Sunday, December 26, 2010
Happy Kwanzaa Black Trans Style-Umoja
Umoja (Unity): To strive for and to maintain unity in the family, community, nation, and race.
Haban gani? What's the news?
It's time to light the first candle on the Kinara and ponder the first principle of the seven celebrated during Kwanzaa.
Unity. It has been an elusive concept for us in the African descended trans community, but one we still push for despite the odds. Many of us are estranged or cut off from our blood familial relationships. We have a community that rejects us for specious faith based religious reasons. As a subset of a community that is attacked and reviled we have a hard time thinking of ourselves as part of the nation, much less are feeling the love amongst our chocolate flavored brothers and sisters.
But to borrow Maya Angelou's words, and still we rise.
We African descended transpeople have long ago realized due to events inside the white dominated trans community that it is past time for us to unify and build our own community based upon the cultural traditions that were carried over from the Mother Continent and that have sustained us through our time here in the Americas.
So our first task to realize as proud chocolate trans people is to point out that we have a shared cultural history with our cis African descended brothers and sisters. The status quo of our fellow cis African Americans dissing, disrespecting and killing us is no longer acceptable behavior.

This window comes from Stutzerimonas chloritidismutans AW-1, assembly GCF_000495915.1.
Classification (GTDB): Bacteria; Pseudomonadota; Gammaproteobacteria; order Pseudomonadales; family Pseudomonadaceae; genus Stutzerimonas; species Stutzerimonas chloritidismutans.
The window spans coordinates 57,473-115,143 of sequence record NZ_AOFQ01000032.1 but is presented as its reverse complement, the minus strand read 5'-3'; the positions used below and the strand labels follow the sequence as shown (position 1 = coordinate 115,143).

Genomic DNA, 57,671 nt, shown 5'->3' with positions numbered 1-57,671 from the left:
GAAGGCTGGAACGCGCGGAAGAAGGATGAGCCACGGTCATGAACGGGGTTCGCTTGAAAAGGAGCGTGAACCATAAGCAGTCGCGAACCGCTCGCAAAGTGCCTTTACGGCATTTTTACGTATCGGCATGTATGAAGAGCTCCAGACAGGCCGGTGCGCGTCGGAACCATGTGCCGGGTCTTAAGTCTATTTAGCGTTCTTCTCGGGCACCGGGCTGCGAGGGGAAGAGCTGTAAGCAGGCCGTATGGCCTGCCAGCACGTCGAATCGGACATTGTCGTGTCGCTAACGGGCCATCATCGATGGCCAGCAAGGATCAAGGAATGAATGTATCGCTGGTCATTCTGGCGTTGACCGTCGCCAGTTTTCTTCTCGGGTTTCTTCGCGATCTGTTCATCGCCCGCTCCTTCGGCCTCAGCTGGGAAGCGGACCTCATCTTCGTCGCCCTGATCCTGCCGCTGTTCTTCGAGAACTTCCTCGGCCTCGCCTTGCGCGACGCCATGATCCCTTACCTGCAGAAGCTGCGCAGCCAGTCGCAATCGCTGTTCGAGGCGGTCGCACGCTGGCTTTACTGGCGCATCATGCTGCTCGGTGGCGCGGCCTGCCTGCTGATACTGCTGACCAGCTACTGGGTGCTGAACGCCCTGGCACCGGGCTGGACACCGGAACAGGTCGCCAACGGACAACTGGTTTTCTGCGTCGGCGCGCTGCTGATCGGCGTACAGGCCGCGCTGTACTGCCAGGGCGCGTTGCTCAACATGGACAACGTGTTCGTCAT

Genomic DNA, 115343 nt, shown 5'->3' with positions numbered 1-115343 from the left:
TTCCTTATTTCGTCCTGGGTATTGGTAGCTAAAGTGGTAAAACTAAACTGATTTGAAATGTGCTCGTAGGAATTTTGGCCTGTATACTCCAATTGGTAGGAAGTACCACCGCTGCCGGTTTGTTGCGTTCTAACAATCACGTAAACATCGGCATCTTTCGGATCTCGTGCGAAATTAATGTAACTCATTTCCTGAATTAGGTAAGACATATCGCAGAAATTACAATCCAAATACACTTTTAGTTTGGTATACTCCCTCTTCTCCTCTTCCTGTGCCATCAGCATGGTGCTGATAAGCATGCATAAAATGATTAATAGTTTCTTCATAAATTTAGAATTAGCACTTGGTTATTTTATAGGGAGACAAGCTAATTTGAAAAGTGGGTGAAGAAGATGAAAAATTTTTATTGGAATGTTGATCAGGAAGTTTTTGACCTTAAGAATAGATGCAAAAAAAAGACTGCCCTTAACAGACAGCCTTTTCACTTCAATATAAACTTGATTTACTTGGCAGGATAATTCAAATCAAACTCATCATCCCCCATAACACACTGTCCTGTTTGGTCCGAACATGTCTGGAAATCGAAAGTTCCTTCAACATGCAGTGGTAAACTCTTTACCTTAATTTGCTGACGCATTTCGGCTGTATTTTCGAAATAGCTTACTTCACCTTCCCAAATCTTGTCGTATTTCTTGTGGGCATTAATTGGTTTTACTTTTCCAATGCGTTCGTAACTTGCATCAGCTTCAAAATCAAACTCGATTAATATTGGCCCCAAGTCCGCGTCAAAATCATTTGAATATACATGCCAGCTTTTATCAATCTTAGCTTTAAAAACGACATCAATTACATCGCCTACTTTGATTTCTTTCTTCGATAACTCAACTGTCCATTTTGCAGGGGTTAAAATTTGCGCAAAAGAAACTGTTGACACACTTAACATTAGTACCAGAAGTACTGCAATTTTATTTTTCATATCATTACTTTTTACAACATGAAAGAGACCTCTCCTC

If we are going to build a strong unified African American community as called for in the Umoja principle, whether you like it or not, we chocolate transpeople are an integral part of that community.
You cannot call for and strive for national unity in the community and the race when you have elements of it sowing faith based seeds of discord, falsehoods and lies against the trans segment of that community who believes just as fervently in the unifying principles of a strong and unified race.
Chocolate trans community, we need to do a better job starting now of holding up our end of the bargain. We need to strive not only for unity within the African-American community as a whole, but role model the behavior amongst ourselves.
If our blood families reject us, find family in each other until your blood family comes to their senses.
By doing the work now to unify our community, maintaining it, and role modeling the behavior to the cis African American community, it will not only benefit the trans community for years to come, but our nation and our people as well.
As I have written before, we did not give up our Black cards when we transitioned, and you need to deal with the reality that some of your African-American brothers and sisters are trans..
We also have talents and abilities that will lend themselves to helping accomplish the task at hand now and for generations to come, and live up to this principle.